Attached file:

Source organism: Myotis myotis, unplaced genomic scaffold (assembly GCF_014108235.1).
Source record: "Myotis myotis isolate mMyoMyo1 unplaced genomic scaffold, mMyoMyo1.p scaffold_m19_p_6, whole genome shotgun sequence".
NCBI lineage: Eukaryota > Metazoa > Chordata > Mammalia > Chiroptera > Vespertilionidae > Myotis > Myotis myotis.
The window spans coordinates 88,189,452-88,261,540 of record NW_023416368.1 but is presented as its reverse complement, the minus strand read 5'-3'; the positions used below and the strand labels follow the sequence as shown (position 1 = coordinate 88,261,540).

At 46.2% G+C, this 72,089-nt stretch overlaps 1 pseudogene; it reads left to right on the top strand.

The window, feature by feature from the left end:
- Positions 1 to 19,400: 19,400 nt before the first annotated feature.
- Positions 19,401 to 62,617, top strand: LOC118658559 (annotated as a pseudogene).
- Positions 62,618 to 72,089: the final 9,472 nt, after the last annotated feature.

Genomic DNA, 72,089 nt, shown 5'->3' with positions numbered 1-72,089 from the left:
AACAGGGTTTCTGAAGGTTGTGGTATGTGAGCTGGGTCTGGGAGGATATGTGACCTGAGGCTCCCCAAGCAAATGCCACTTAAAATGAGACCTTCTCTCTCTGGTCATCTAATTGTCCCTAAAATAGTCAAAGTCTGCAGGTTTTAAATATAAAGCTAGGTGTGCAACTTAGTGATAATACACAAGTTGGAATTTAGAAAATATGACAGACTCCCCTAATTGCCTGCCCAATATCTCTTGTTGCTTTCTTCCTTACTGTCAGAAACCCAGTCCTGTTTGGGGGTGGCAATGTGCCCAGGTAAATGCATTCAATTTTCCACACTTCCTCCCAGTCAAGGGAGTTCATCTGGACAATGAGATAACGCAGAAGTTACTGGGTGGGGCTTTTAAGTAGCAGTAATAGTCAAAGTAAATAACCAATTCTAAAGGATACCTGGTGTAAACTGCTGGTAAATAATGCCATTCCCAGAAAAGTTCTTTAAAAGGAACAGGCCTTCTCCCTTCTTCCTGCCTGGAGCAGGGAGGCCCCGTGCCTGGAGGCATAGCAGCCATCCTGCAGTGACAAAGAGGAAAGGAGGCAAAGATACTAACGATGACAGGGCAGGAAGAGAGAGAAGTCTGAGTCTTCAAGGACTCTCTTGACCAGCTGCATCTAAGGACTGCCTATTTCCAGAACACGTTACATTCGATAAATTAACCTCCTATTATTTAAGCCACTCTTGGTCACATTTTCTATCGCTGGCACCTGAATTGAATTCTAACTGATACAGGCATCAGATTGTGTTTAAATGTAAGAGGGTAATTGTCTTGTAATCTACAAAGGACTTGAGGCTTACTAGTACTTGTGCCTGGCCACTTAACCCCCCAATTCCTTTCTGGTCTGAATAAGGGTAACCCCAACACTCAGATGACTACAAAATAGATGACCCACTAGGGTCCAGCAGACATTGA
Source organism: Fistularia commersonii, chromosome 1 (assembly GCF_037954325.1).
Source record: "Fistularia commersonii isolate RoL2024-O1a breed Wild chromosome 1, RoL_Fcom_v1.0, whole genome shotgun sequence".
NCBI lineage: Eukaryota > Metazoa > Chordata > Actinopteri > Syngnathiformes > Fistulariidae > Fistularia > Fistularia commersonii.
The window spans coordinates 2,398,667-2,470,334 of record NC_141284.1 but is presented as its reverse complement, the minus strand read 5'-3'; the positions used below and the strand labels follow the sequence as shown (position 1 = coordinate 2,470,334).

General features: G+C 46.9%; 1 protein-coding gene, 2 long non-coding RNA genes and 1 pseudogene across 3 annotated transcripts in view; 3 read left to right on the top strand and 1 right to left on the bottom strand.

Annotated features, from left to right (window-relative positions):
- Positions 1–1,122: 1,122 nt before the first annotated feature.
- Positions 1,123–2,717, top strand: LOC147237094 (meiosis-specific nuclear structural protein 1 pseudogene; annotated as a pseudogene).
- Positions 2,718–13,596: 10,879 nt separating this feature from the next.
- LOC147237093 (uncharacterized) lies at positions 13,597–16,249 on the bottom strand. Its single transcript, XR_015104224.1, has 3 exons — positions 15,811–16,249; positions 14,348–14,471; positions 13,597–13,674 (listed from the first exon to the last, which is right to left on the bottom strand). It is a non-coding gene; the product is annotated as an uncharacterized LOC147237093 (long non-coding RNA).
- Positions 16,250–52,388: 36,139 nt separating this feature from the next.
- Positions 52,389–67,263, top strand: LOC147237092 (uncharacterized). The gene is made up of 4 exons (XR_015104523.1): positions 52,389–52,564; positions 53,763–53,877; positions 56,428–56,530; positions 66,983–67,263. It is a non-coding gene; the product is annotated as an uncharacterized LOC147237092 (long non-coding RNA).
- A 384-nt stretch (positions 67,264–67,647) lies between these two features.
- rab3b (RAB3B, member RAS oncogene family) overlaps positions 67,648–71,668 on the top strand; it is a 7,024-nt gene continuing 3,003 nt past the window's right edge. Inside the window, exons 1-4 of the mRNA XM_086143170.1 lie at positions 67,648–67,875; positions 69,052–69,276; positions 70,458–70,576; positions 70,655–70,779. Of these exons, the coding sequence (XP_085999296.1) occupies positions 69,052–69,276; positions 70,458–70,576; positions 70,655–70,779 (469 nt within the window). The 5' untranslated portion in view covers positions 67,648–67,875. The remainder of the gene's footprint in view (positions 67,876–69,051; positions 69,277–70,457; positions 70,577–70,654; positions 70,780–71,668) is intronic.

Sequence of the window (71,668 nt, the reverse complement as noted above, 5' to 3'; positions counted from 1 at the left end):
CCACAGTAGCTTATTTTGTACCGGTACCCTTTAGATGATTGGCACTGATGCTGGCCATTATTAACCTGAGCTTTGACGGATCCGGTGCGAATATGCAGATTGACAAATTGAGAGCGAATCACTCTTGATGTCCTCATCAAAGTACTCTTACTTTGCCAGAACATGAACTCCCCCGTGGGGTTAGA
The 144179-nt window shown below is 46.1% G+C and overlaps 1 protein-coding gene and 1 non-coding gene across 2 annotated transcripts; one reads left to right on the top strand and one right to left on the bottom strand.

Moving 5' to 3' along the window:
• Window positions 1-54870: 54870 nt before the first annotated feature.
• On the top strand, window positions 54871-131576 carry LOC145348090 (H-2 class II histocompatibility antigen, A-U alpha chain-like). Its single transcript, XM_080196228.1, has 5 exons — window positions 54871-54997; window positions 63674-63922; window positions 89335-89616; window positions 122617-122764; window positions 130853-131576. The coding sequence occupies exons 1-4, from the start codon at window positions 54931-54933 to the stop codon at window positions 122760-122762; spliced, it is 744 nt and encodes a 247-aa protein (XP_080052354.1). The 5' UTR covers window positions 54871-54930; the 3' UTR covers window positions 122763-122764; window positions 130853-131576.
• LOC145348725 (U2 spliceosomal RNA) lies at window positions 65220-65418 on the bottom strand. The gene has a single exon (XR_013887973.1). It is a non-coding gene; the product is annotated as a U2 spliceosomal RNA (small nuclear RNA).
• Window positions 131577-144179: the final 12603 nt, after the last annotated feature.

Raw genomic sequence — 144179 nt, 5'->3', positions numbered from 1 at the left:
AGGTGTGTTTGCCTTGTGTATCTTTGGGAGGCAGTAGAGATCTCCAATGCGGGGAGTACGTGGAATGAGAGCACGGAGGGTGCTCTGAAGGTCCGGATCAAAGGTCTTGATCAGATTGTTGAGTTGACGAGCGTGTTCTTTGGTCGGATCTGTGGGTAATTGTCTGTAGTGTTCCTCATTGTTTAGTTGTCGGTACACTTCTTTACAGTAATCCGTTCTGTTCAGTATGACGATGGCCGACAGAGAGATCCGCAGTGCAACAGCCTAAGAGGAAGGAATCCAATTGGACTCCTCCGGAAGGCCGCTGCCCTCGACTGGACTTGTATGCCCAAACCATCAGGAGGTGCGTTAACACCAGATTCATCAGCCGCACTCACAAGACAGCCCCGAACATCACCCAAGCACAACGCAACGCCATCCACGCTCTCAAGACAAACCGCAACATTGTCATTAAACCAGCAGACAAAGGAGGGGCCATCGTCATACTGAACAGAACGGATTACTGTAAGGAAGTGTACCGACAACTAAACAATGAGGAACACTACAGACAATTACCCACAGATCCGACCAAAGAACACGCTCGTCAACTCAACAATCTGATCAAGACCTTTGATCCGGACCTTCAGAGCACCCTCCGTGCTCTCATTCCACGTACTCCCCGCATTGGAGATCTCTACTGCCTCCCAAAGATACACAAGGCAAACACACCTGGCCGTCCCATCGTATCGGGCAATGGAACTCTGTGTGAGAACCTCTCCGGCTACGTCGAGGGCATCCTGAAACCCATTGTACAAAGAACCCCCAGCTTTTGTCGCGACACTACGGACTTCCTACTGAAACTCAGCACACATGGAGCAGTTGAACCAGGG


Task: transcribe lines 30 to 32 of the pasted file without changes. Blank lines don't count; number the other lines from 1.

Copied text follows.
• Window positions 1-54870: 54870 nt before the first annotated feature.
• On the top strand, window positions 54871-131576 carry LOC145348090 (H-2 class II histocompatibility antigen, A-U alpha chain-like). Its single transcript, XM_080196228.1, has 5 exons — window positions 54871-54997; window positions 63674-63922; window positions 89335-89616; window positions 122617-122764; window positions 130853-131576. The coding sequence occupies exons 1-4, from the start codon at window positions 54931-54933 to the stop codon at window positions 122760-122762; spliced, it is 744 nt and encodes a 247-aa protein (XP_080052354.1). The 5' UTR covers window positions 54871-54930; the 3' UTR covers window positions 122763-122764; window positions 130853-131576.
• LOC145348725 (U2 spliceosomal RNA) lies at window positions 65220-65418 on the bottom strand. The gene has a single exon (XR_013887973.1). It is a non-coding gene; the product is annotated as a U2 spliceosomal RNA (small nuclear RNA).